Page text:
How to Use Arduino Internal Temperature Sensor


In this article we learn How to Use Arduino Internal Temperature Sensor, Arduino enthusiasts might be surprised to learn that many Arduino models come equipped with an internal temperature sensor embedded in the processor. This feature is present in ATmega 168A, 168P, 328, and 32P (found in Arduino Uno and Nano), as well as Atmega32U4 (used in Arduino Leonardo). However, it’s worth noting that the ATMega2560, the processor in Arduino Mega, does not include this internal temperature sensor.

The sensor’s accuracy is somewhat limited since it resides within the processor and is influenced by its own heat. The temperature readings can be affected by the processor’s workload and the current flowing through its outputs. With proper calibration, the Arduino’s internal sensor can provide a basic measurement of ambient temperature with an accuracy of around 2ºC. It’s important to allow the processor to cool for at least 10 minutes after powering it off for more reliable results.

Despite its inherent limitations, the internal temperature sensor proves to be intriguing as it enables measurements without the need for external sensors. This feature can be particularly useful for assessing the processor’s status, conducting quick tests on a board, or engaging in temperature measurement projects where low precision and extended intervals between measurements are acceptable.

Hardware Required

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Installing Arduino IDE Software

First, you will require to Download the updated version of Arduino IDE Software and Install it on your PC or laptop. if you Learn How to install the Arduino step-by-step guide click on How to install Arduino


Here are some Steps for How to Use Arduino Internal Temperature Sensor:

  1. Examine the Arduino board’s chip to identify the presence of the internal temperature sensor.
  2. Connect the Arduino to your computer system.
  3. Upload the Arduino code designed for the internal temperature sensor.
  4. Retrieve the temperature reading from the Arduino Serial Monitor.


//For more Projects:
// Internal Temperature Sensor
// Example sketch for ATmega328 types.

void setup()

  Serial.println(F("Internal Temperature Sensor"));

void loop()
  // Show the temperature in degrees Celcius.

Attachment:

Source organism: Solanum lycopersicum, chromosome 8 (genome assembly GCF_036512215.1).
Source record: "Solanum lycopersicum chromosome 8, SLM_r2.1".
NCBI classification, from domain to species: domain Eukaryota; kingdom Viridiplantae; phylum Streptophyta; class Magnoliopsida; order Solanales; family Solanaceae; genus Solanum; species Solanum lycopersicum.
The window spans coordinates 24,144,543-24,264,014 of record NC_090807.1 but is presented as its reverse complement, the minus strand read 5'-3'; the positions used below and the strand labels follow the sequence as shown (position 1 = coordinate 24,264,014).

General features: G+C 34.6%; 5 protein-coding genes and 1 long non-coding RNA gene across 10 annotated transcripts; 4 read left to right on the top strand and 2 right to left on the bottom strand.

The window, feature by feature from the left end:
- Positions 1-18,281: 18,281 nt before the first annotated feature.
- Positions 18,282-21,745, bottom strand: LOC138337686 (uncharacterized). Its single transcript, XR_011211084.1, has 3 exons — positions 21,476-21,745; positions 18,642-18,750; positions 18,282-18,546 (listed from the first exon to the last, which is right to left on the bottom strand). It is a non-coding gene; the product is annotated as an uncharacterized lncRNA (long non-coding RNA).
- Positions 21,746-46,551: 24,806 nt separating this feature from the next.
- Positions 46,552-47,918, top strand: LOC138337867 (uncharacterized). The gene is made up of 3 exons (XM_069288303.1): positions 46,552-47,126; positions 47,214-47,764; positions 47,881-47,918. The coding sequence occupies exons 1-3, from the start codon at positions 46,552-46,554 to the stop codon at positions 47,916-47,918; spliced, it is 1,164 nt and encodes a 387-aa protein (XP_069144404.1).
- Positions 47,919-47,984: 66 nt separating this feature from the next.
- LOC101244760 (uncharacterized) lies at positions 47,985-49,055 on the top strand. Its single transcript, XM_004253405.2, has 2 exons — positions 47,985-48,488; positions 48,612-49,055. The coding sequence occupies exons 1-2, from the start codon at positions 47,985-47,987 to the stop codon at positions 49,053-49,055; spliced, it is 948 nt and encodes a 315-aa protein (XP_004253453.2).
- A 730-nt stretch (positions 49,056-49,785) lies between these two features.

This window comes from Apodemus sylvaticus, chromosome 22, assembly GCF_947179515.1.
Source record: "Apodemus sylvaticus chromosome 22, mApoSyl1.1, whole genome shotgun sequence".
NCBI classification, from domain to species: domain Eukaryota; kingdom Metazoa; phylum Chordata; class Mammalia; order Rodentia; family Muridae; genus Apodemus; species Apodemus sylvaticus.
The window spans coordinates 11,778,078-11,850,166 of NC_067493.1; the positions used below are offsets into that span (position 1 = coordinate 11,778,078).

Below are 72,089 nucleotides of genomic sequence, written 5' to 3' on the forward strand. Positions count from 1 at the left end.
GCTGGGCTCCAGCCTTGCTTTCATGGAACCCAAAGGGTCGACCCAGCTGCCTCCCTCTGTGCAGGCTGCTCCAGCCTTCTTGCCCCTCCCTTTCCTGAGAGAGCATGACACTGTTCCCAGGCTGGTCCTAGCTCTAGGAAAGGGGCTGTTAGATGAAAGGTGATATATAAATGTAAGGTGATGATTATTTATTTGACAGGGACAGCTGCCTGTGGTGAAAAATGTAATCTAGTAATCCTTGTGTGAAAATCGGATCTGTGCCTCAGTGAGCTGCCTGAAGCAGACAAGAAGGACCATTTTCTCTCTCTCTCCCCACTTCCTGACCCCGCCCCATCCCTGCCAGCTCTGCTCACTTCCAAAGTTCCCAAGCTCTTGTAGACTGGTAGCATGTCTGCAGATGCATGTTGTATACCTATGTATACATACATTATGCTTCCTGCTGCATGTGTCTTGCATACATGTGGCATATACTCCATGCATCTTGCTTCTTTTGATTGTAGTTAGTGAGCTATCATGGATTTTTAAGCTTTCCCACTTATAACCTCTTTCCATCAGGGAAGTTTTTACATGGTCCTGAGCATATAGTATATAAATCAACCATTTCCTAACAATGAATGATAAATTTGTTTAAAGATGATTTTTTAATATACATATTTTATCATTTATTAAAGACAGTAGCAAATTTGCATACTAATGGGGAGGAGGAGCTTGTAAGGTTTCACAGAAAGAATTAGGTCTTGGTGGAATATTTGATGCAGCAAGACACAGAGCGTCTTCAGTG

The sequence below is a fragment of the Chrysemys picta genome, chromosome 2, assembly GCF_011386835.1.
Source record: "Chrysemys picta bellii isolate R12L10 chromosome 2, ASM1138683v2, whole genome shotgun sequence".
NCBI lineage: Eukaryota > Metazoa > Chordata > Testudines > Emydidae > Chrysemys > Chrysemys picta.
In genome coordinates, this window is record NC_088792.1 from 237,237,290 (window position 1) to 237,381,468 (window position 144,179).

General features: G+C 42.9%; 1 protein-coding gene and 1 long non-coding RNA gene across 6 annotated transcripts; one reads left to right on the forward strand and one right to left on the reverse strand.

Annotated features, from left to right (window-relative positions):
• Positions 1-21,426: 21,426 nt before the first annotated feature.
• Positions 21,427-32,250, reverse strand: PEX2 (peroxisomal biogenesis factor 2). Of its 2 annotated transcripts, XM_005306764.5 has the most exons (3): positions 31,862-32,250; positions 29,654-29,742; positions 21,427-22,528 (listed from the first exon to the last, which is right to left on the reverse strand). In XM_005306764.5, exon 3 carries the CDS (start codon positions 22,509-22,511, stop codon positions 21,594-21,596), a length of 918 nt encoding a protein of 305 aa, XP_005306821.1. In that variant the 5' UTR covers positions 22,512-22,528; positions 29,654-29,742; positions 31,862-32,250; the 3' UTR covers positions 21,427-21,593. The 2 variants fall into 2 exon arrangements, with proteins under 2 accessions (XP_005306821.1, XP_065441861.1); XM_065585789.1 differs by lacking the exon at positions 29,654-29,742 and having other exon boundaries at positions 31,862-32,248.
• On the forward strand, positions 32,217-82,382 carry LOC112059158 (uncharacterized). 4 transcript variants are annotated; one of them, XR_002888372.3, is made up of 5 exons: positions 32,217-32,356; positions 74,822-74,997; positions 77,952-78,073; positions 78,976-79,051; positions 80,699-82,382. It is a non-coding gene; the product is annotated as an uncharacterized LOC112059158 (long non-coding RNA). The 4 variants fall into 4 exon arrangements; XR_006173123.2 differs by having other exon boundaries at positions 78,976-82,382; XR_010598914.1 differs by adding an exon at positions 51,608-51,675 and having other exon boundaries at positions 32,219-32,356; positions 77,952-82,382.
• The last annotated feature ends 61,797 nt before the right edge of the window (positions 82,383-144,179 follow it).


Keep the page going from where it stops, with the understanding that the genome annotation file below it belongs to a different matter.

double GetTemp(void)
  unsigned int wADC;
  double t;

  // The internal temperature has to be used
  // with the internal reference of 1.1V.
  // Channel 8 can not be selected with
  // the analogRead function yet.

  // Set the internal reference and mux.
  ADMUX = (_BV(REFS1) | _BV(REFS0) | _BV(MUX3));
  ADCSRA |= _BV(ADEN);  // enable the ADC

  delay(20);            // wait for voltages to become stable.

  ADCSRA |= _BV(ADSC);  // Start the ADC

  // Detect end-of-conversion
  while (bit_is_set(ADCSRA,ADSC));

  // Reading register "ADCW" takes care of how to read ADCL and ADCH.
  wADC = ADCW;

  // The offset of 324.31 could be wrong. It is just an indication.
  t = (wADC - 324.31 ) / 1.22;

  // The returned temperature is in degrees Celcius.
  return (t);

Serial Monitor Output


For sensor calibration, perform the following steps:

  1. Take multiple measurements with the sensor.
  2. Allow the sensor to remain off for a duration of 30 minutes.
  3. Compare the obtained measurements with those from a calibrated sensor.
  4. Adjust the values in the expression, specifically 324.31 and 1.22.


  1. Climate Monitoring in DIY Projects: Utilize the Arduino internal temperature sensor for basic climate monitoring in do-it-yourself projects, providing a cost-effective solution for hobbyists.
  2. Energy-Efficient Temperature-Triggered Systems: Employ the internal sensor to create energy-efficient systems that respond to temperature changes, such as activating cooling mechanisms or adjusting device behavior.
  3. Greenhouse Temperature Control: Implement the Arduino’s internal sensor in greenhouse setups for monitoring and regulating temperature conditions, ensuring optimal growth conditions for plants.

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